After a seemingly never-ending winter, there's a certain hopefulness connected to spring—which makes it an incredible opportunity to be intentional about clearing out clutter.
Unfortunately, embracing the joy of spring isn't always so easy, especially when we're staring at a screen for hours every day. Prolonged screen time disrupts our sleep and gives us a hit of dopamine, often called the "feel-good" neurotransmitter, which can eventually lead to social media addiction. If you're constantly scrolling, you're probably already familiar with the negative effects of social media on mental health, from low self-esteem to loneliness.
If you're feeling overwhelmed by social media, it's time for a spring cleaning. Here's how to prioritize your mental health this spring by taking a different approach to social media use.
The social comparison trap is real. It might feel like you're in constant competition with your acquaintances, or even the influencers and celebrities you follow on Instagram, TikTok, and Snapchat. Whether we do it on purpose or intentionally, the use of social media can fuel comparisons, contributing to self-esteem issues, depressive symptoms, and other mental health problems.
Instead of following influencers, celebrities, and body image-focused accounts, follow accounts with positive affirmations. Use social media to get inspired, set goals, and remind yourself of the good things in the world.
Engage with social media through mindful thinking. Remember that it's easier to say things on social networks that you wouldn't say in person, and you should be reflective when thinking about what to post. Do you really want to argue with someone if they're not going to see things from your perspective? Is it worth creating a situation that might have a negative impact on your mental health?
Social media is a tool, not a necessity. You only have to engage with a social media platform as much as you want to. It's perfectly OK to use social media as a communication tool, but it shouldn't replace face-to-face contact or real-life relationships. Although social media was created as a tool to maintain, as well as create relationships, it is always important to have a mindful approach while using social media.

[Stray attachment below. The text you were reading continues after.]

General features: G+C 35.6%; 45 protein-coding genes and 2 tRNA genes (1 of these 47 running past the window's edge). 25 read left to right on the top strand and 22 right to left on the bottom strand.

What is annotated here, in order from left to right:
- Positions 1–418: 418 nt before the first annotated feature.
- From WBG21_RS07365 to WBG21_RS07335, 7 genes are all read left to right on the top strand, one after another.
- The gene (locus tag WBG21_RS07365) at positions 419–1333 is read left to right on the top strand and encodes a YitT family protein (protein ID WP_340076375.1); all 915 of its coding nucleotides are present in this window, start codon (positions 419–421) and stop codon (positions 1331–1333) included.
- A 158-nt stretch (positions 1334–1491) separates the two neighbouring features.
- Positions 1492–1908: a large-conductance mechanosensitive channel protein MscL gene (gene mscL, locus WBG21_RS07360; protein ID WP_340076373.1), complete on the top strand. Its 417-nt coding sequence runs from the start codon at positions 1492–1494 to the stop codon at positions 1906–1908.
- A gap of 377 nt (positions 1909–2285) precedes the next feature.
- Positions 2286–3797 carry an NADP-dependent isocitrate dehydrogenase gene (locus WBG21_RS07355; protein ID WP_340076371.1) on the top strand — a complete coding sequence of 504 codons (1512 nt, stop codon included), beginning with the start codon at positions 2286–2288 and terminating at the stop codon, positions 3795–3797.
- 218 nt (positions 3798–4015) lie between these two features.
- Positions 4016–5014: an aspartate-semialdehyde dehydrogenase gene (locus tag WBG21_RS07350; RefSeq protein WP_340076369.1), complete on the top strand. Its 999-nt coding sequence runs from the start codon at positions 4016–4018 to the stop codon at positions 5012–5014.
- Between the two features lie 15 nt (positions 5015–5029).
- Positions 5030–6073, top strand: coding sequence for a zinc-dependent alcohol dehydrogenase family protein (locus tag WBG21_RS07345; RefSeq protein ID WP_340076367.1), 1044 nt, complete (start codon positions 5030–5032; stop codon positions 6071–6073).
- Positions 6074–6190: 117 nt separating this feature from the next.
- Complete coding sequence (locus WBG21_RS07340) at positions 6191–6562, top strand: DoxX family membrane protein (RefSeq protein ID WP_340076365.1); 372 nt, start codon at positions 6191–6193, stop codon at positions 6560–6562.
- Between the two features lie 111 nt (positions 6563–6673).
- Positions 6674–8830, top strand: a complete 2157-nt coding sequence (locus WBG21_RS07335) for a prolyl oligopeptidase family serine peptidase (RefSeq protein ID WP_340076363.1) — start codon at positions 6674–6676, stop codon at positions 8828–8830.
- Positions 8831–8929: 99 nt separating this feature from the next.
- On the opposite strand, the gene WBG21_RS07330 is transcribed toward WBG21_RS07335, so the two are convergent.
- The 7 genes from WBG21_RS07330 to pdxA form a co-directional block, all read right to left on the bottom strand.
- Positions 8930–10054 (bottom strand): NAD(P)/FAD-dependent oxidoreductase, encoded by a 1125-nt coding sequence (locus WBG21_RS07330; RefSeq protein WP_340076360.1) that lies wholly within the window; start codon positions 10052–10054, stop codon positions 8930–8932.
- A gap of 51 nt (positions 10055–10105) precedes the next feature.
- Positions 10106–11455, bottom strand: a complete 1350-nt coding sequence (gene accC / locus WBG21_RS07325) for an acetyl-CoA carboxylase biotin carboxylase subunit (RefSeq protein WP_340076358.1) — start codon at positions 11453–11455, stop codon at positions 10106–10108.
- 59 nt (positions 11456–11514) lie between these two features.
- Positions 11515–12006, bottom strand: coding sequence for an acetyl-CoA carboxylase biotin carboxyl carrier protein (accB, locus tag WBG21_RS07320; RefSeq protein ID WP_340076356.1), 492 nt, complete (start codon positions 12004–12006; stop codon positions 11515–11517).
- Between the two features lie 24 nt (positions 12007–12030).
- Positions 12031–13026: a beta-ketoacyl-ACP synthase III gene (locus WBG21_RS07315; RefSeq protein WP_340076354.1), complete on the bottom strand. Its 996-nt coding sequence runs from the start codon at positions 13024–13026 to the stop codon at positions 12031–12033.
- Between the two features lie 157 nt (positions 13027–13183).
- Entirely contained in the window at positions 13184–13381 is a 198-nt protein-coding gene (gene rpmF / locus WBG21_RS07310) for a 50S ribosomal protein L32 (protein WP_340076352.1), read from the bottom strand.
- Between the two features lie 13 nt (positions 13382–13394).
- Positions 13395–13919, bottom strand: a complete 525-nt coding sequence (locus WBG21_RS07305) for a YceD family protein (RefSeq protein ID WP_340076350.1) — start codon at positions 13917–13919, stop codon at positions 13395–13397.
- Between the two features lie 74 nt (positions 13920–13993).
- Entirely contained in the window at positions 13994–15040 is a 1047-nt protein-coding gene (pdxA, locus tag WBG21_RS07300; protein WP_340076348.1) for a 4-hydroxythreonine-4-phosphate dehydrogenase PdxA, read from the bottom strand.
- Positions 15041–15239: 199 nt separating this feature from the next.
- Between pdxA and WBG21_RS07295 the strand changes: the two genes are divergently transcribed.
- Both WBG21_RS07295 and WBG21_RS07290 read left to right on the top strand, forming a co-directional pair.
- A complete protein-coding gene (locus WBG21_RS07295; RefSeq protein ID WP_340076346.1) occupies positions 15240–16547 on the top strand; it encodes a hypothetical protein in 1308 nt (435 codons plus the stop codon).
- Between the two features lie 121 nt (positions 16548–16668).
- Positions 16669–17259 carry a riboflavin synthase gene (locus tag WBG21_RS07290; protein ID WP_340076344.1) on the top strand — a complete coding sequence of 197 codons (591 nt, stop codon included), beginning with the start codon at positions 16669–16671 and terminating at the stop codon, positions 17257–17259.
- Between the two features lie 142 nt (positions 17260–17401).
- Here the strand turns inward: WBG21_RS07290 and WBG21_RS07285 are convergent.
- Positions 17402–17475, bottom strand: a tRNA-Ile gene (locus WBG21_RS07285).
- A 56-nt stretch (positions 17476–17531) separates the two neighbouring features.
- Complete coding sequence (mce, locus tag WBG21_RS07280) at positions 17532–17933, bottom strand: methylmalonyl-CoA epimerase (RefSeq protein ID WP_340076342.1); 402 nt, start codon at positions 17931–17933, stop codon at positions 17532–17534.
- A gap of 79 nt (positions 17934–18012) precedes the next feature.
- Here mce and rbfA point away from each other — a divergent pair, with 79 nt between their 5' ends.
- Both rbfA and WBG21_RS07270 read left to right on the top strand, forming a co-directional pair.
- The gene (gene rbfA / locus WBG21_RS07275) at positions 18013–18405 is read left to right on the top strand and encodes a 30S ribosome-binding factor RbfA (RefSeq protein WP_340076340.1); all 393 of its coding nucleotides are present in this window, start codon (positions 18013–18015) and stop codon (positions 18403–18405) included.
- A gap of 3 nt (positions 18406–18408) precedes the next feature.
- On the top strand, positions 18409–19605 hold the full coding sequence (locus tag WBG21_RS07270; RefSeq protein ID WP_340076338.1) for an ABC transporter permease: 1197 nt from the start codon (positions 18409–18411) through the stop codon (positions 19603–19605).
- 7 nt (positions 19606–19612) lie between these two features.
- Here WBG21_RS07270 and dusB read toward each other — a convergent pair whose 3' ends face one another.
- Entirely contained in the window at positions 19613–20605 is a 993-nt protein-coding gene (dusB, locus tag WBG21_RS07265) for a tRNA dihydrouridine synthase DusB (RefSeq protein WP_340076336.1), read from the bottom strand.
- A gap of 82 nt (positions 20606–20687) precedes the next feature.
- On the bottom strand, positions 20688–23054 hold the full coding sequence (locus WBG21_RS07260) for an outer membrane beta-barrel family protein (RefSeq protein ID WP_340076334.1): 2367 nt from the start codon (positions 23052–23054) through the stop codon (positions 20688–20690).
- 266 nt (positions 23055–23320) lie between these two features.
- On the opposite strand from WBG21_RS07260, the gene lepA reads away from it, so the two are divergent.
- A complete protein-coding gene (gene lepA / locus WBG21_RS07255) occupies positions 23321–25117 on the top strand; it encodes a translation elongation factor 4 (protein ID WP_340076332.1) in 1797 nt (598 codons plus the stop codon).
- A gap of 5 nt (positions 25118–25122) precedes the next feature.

For some social media users, oversharing on social media sites can open the door to mental health issues. Fear of missing out (FOMO) can create feelings of dissatisfaction, making us think that we're not living our daily life to the fullest. For young people with pre-existing mental health conditions, the impact of social media can exacerbate mental health symptoms, such as social anxiety, symptoms of depression, and feelings of isolation.
Studies show that when some social media users don't consistently receive the same amount of likes and comments on a post, it can lead them to believe that they're unliked by their acquaintances. It's important to remind yourself that likes do not equal validation, and that the number of responses on your social media posts do not equal your worth.
Spending too much time on social networks can feel overwhelming. If you're studying or working from home, it might be tempting to check Snapchat or TikTok. But if you’re avoiding your responsibilities, it might be time to stop scrolling.
Remember that it's OK to not read the news or check status updates. You're allowed to take a break from social media if you need to. If you're constantly getting distracted by your smartphone, try muting notifications, setting screen time limits, or putting your phone in another room. You might even consider an extended time away from social media–it could be one day, a weekend, or even an entire month. This type of digital detox can help you calm your mind, focus on in-person relationships, and re-evaluate your social media habits.
If you're struggling to spend less time scrolling on social media platforms, you're far from alone. According to a University of Pennsylvania study, social media addiction is real—and social media and mental health are closely intertwined. Fortunately, therapy can help you set boundaries and cultivate a healthier relationship with social media.
At Charlie Health, we offer virtual mental health care for adolescents, young adults, and family members experiencing mental health crises. Our intensive outpatient program (IOP) combines individual therapy, group therapy, family therapy, and access to psychiatric support (if needed) to help you take control of your social media use.
Whether you're experiencing low self-esteem, anxiety symptoms, or feelings of loneliness, our compassionate mental health professionals are here to help you heal, grow, and prioritize your emotional well-being.